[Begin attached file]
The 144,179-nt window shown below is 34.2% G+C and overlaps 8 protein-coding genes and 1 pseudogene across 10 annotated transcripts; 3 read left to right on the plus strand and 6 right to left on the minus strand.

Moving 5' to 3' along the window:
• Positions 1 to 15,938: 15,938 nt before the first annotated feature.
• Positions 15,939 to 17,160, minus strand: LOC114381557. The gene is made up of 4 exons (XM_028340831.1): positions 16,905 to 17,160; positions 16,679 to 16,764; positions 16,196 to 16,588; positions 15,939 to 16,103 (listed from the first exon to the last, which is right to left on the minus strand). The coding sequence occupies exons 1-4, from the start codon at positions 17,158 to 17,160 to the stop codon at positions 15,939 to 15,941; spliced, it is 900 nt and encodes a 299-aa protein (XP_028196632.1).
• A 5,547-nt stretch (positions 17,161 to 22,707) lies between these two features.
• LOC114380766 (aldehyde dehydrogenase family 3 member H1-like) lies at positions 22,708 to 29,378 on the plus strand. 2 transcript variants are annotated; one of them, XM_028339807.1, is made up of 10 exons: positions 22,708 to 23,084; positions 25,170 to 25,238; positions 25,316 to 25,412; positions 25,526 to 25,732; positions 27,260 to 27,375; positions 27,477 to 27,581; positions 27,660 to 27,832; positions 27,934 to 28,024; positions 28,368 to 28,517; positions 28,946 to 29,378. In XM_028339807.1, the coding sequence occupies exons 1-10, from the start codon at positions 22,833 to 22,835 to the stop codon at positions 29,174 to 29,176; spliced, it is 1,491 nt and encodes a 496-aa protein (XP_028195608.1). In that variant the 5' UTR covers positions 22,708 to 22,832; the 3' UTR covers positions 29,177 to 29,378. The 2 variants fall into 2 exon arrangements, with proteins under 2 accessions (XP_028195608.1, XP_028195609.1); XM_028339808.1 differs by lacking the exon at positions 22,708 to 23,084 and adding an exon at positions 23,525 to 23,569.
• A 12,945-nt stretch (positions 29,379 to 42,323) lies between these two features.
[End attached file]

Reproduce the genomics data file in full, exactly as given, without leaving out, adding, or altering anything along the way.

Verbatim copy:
The 144,179-nt window shown below is 34.2% G+C and overlaps 8 protein-coding genes and 1 pseudogene across 10 annotated transcripts; 3 read left to right on the plus strand and 6 right to left on the minus strand.

Moving 5' to 3' along the window:
• Positions 1 to 15,938: 15,938 nt before the first annotated feature.
• Positions 15,939 to 17,160, minus strand: LOC114381557. The gene is made up of 4 exons (XM_028340831.1): positions 16,905 to 17,160; positions 16,679 to 16,764; positions 16,196 to 16,588; positions 15,939 to 16,103 (listed from the first exon to the last, which is right to left on the minus strand). The coding sequence occupies exons 1-4, from the start codon at positions 17,158 to 17,160 to the stop codon at positions 15,939 to 15,941; spliced, it is 900 nt and encodes a 299-aa protein (XP_028196632.1).
• A 5,547-nt stretch (positions 17,161 to 22,707) lies between these two features.
• LOC114380766 (aldehyde dehydrogenase family 3 member H1-like) lies at positions 22,708 to 29,378 on the plus strand. 2 transcript variants are annotated; one of them, XM_028339807.1, is made up of 10 exons: positions 22,708 to 23,084; positions 25,170 to 25,238; positions 25,316 to 25,412; positions 25,526 to 25,732; positions 27,260 to 27,375; positions 27,477 to 27,581; positions 27,660 to 27,832; positions 27,934 to 28,024; positions 28,368 to 28,517; positions 28,946 to 29,378. In XM_028339807.1, the coding sequence occupies exons 1-10, from the start codon at positions 22,833 to 22,835 to the stop codon at positions 29,174 to 29,176; spliced, it is 1,491 nt and encodes a 496-aa protein (XP_028195608.1). In that variant the 5' UTR covers positions 22,708 to 22,832; the 3' UTR covers positions 29,177 to 29,378. The 2 variants fall into 2 exon arrangements, with proteins under 2 accessions (XP_028195608.1, XP_028195609.1); XM_028339808.1 differs by lacking the exon at positions 22,708 to 23,084 and adding an exon at positions 23,525 to 23,569.
• A 12,945-nt stretch (positions 29,379 to 42,323) lies between these two features.